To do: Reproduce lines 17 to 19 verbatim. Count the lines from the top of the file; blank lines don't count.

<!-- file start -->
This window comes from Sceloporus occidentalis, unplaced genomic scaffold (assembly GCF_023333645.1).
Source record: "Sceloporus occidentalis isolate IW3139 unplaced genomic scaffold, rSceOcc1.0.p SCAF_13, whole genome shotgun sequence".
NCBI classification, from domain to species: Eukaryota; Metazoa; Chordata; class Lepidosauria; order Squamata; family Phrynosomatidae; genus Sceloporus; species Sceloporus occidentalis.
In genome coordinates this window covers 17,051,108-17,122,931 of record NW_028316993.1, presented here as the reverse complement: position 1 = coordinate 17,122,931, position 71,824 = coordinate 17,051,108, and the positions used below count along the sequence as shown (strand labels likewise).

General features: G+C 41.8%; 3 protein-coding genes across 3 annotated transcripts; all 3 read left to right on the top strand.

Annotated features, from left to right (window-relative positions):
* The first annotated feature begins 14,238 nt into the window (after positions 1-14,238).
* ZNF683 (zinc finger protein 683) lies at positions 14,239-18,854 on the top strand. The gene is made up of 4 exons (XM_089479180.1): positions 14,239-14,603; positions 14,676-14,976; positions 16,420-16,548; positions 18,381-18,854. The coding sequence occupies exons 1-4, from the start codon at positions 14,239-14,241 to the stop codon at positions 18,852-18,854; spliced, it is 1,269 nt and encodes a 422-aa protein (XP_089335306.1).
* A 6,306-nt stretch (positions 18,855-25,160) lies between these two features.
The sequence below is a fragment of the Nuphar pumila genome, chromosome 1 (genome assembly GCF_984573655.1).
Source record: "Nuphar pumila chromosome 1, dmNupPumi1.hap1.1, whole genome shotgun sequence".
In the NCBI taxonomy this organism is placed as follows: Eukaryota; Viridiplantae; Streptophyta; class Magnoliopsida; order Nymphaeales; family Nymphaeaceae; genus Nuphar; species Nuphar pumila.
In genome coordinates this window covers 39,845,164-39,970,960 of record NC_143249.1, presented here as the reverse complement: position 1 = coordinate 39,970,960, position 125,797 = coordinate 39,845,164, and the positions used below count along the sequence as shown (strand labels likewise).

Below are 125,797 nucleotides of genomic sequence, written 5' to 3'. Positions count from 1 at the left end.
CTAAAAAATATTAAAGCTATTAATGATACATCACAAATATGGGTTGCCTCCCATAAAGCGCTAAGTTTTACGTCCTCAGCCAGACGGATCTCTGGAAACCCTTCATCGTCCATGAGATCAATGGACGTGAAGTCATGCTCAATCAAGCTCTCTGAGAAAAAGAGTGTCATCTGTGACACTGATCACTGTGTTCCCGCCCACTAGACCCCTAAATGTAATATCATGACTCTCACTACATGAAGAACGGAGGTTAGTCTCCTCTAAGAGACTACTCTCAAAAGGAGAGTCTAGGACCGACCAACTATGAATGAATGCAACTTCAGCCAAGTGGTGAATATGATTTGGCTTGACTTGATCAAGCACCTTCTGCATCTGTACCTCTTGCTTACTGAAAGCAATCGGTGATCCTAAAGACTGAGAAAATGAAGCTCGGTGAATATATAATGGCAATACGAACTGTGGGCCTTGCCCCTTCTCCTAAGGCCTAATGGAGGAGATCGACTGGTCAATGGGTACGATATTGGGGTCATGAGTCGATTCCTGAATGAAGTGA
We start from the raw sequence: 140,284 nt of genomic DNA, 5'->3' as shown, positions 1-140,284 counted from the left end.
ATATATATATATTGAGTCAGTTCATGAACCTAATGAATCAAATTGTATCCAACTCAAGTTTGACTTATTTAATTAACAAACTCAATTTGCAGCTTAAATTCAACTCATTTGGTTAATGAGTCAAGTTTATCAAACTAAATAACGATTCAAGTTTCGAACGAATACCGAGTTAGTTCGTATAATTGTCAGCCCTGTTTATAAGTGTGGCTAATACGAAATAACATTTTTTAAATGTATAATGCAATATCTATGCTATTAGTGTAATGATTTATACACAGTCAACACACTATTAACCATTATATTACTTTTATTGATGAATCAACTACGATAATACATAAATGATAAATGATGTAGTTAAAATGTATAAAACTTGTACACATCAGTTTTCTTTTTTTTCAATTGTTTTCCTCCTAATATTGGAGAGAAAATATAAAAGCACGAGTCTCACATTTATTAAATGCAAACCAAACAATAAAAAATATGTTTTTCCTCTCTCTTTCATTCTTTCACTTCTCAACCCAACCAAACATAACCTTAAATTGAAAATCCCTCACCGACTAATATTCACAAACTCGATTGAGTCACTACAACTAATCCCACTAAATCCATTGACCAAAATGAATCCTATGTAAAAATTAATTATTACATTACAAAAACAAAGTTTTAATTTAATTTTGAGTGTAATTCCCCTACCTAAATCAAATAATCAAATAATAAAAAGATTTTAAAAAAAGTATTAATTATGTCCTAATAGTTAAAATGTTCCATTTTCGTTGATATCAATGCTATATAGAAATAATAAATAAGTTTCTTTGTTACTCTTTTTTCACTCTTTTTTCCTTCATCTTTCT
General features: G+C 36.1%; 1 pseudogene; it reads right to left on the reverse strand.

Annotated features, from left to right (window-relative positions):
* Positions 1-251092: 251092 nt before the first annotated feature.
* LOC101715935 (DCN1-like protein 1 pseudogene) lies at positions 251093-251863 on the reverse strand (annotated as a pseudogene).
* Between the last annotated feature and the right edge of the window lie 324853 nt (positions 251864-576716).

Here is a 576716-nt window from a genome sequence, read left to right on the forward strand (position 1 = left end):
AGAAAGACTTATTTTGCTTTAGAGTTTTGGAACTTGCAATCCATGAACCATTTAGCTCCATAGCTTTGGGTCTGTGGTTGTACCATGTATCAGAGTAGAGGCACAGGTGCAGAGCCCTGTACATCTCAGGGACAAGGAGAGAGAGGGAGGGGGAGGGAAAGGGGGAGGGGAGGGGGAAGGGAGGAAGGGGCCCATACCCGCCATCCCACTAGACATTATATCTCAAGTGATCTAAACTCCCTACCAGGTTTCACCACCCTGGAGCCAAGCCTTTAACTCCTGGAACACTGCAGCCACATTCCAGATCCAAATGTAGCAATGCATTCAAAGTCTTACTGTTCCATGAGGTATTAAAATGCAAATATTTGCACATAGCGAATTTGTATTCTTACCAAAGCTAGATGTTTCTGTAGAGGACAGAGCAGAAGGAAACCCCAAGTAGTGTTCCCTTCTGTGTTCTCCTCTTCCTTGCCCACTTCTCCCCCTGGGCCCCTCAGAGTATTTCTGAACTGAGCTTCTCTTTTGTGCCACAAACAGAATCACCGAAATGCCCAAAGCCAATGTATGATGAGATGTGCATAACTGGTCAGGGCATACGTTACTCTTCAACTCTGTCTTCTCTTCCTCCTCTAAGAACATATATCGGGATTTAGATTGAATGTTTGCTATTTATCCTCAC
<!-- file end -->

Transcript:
ATATATATATATTGAGTCAGTTCATGAACCTAATGAATCAAATTGTATCCAACTCAAGTTTGACTTATTTAATTAACAAACTCAATTTGCAGCTTAAATTCAACTCATTTGGTTAATGAGTCAAGTTTATCAAACTAAATAACGATTCAAGTTTCGAACGAATACCGAGTTAGTTCGTATAATTGTCAGCCCTGTTTATAAGTGTGGCTAATACGAAATAACATTTTTTAAATGTATAATGCAATATCTATGCTATTAGTGTAATGATTTATACACAGTCAACACACTATTAACCATTATATTACTTTTATTGATGAATCAACTACGATAATACATAAATGATAAATGATGTAGTTAAAATGTATAAAACTTGTACACATCAGTTTTCTTTTTTTTCAATTGTTTTCCTCCTAATATTGGAGAGAAAATATAAAAGCACGAGTCTCACATTTATTAAATGCAAACCAAACAATAAAAAATATGTTTTTCCTCTCTCTTTCATTCTTTCACTTCTCAACCCAACCAAACATAACCTTAAATTGAAAATCCCTCACCGACTAATATTCACAAACTCGATTGAGTCACTACAACTAATCCCACTAAATCCATTGACCAAAATGAATCCTATGTAAAAATTAATTATTACATTACAAAAACAAAGTTTTAATTTAATTTTGAGTGTAATTCCCCTACCTAAATCAAATAATCAAATAATAAAAAGATTTTAAAAAAAGTATTAATTATGTCCTAATAGTTAAAATGTTCCATTTTCGTTGATATCAATGCTATATAGAAATAATAAATAAGTTTCTTTGTTACTCTTTTTTCACTCTTTTTTCCTTCATCTTTCT
General features: G+C 36.1%; 1 pseudogene; it reads right to left on the reverse strand.

Annotated features, from left to right (window-relative positions):